Named to Time 100 in 2015, Cornelia Funke is a German children’s author who soared to fame with her best-selling novels The Thief Lord and Dragon Rider before achieving international fame with her Inkheart novel series. She has previously been a social worker, a board-game designer, and an illustrator.
17 Herta Müller
Nobel Prize-winning author Herta Müller grew up under the dictatorial regime of Nicolae Ceaușescu in Romania. She was fired from her first job for not co-operating with the Romanian secret police. Her works, such as Oppressive Tango and The Passport, mirror the oppression of Germans she has witnessed in Romania.
18 B. Traven
21 Hans Fallada
22 Jean Paul
Jean Paul was a German writer best remembered for his humorous stories and novels. While many of his fans hold him in high regard, his critics treat his work with indifference. Due to such a disparity, Paul holds an unusual position in German literary history. Robert Schumann admired Jean Paul's works, which served as an inspiration to the former's Papillons.
Dissatisfied with his army career, Heinrich von Kleist had also studied law and math but quit studies later to devote himself to writing. Part of German Romanticism, he penned iconic plays such as The Schroffenstein Family and Hermann’s Battle. He eventually shot himself and his lover Henriette in a murder-suicide.
The pioneer of German realist fiction, Theodor Fontane started as a journalist before venturing into a writing career at the ripe age of 58. He had also briefly been an apothecary, following in his father’s footsteps. His novels such as Effi Briest talk about the plight of women.
Nobel Prize-winning German author Gerhart Hauptmann initially trained and worked as a sculptor but later deviated to poetry and drama. Known for works such as The Weavers and Before Dawn, he is considered one of the pioneers of literary naturalism. His novel Atlantis inspired a Danish silent movie.
Alfred Doblin was a German novelist, essayist, and doctor. He is considered one of the most important figures of German literary modernism. A prolific writer with a career spanning more than half a century, he wrote novels, dramas, screenplays, and radio plays across a range of genres. Despite the popularity he once enjoyed, he is believed to be under-recognized.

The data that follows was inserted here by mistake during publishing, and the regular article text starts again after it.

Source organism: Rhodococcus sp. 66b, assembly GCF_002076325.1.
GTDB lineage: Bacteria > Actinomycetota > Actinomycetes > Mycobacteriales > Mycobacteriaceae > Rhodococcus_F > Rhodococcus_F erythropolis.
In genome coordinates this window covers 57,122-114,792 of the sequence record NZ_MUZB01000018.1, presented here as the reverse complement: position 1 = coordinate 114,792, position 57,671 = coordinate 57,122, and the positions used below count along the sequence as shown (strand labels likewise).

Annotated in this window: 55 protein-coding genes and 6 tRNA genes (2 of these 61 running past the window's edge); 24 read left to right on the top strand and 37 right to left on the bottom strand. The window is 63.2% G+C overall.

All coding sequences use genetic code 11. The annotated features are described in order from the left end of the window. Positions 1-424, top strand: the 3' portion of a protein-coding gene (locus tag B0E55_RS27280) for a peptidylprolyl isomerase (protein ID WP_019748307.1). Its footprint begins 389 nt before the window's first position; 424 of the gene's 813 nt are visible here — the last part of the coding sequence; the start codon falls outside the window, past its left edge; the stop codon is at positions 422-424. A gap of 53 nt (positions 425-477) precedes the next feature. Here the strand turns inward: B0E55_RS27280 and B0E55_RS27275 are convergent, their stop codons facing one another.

31 John Weitz
John Weitz was a menswear designer, writer, and historian. He was the son of a successful textile manufacturer. As a young man, he served in the army and joined his father’s textile business. He later started his own textile business and launched multiple clothing lines, focusing on stylish and affordable designs. He wrote fiction and non-fiction as a hobby.
33 Christa Wolf
Christa Wolf was a German novelist. She studied literature at the University of Leipzig and began working for the German Writers' Union. She eventually became an editor for a publication and started writing novels as well. The novels Der geteilte Himmel and Kassandra are among her most important works. She was a recipient of the Nelly Sachs Literature Prize.
One of Israel’s most significant poets, Yehuda Amichai was born to Jewish parents in Germany and later moved to Jerusalem, where he fought for the British Army during World War II. His works, such as Now and in Other Days, carry themes of war, Jewish history, and the philosophy of life.
35 Hanns Johst
German playwright Hanns Johst was an ardent supporter of the Nazi Party. His works were influenced by Expressionism. His play Schlageter was staged on Hitler’s 44th birthday to celebrate his victory after the Nazis rose to power. He also led the German poetry academy and writer’s union.
German Romantic lyricist Joseph Freiherr von Eichendorff is best remembered for his epic poem Robert und Guiscard, which highlights the French Revolution. His prose works such as Memoirs of a Good-for-Nothing, revolving around themes such as love, too, gained him fame. He also worked in the civil services
Siegfried Lenz was a German writer best remembered for his novels, essays, and short stories. He also served as a soldier in Nazi Germany's navy during World War II. He then went on to establish himself as a notable writer, winning prestigious awards like the International Nonino Prize and the Goethe Prize.